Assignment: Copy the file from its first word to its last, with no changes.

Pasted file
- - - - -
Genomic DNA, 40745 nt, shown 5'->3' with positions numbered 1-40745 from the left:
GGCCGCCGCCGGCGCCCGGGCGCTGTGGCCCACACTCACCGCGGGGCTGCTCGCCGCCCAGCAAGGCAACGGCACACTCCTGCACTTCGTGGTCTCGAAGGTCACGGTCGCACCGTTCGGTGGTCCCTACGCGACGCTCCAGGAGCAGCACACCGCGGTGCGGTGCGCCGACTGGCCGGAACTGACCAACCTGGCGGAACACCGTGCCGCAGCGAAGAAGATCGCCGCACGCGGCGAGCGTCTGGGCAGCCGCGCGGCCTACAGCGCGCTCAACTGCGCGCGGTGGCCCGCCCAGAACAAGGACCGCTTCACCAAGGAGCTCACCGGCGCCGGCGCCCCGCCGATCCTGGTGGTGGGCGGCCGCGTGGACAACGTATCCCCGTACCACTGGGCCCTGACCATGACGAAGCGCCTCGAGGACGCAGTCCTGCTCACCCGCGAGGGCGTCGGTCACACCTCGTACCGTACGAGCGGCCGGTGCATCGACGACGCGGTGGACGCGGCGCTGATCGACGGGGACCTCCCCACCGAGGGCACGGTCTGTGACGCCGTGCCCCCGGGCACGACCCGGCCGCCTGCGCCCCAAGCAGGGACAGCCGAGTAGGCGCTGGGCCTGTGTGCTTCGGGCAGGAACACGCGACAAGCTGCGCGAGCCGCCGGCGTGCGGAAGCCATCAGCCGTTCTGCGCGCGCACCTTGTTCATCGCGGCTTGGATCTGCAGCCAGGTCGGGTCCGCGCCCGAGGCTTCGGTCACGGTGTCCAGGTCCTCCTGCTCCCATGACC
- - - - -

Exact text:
Genomic DNA, 40745 nt, shown 5'->3' with positions numbered 1-40745 from the left:
GGCCGCCGCCGGCGCCCGGGCGCTGTGGCCCACACTCACCGCGGGGCTGCTCGCCGCCCAGCAAGGCAACGGCACACTCCTGCACTTCGTGGTCTCGAAGGTCACGGTCGCACCGTTCGGTGGTCCCTACGCGACGCTCCAGGAGCAGCACACCGCGGTGCGGTGCGCCGACTGGCCGGAACTGACCAACCTGGCGGAACACCGTGCCGCAGCGAAGAAGATCGCCGCACGCGGCGAGCGTCTGGGCAGCCGCGCGGCCTACAGCGCGCTCAACTGCGCGCGGTGGCCCGCCCAGAACAAGGACCGCTTCACCAAGGAGCTCACCGGCGCCGGCGCCCCGCCGATCCTGGTGGTGGGCGGCCGCGTGGACAACGTATCCCCGTACCACTGGGCCCTGACCATGACGAAGCGCCTCGAGGACGCAGTCCTGCTCACCCGCGAGGGCGTCGGTCACACCTCGTACCGTACGAGCGGCCGGTGCATCGACGACGCGGTGGACGCGGCGCTGATCGACGGGGACCTCCCCACCGAGGGCACGGTCTGTGACGCCGTGCCCCCGGGCACGACCCGGCCGCCTGCGCCCCAAGCAGGGACAGCCGAGTAGGCGCTGGGCCTGTGTGCTTCGGGCAGGAACACGCGACAAGCTGCGCGAGCCGCCGGCGTGCGGAAGCCATCAGCCGTTCTGCGCGCGCACCTTGTTCATCGCGGCTTGGATCTGCAGCCAGGTCGGGTCCGCGCCCGAGGCTTCGGTCACGGTGTCCAGGTCCTCCTGCTCCCATGACC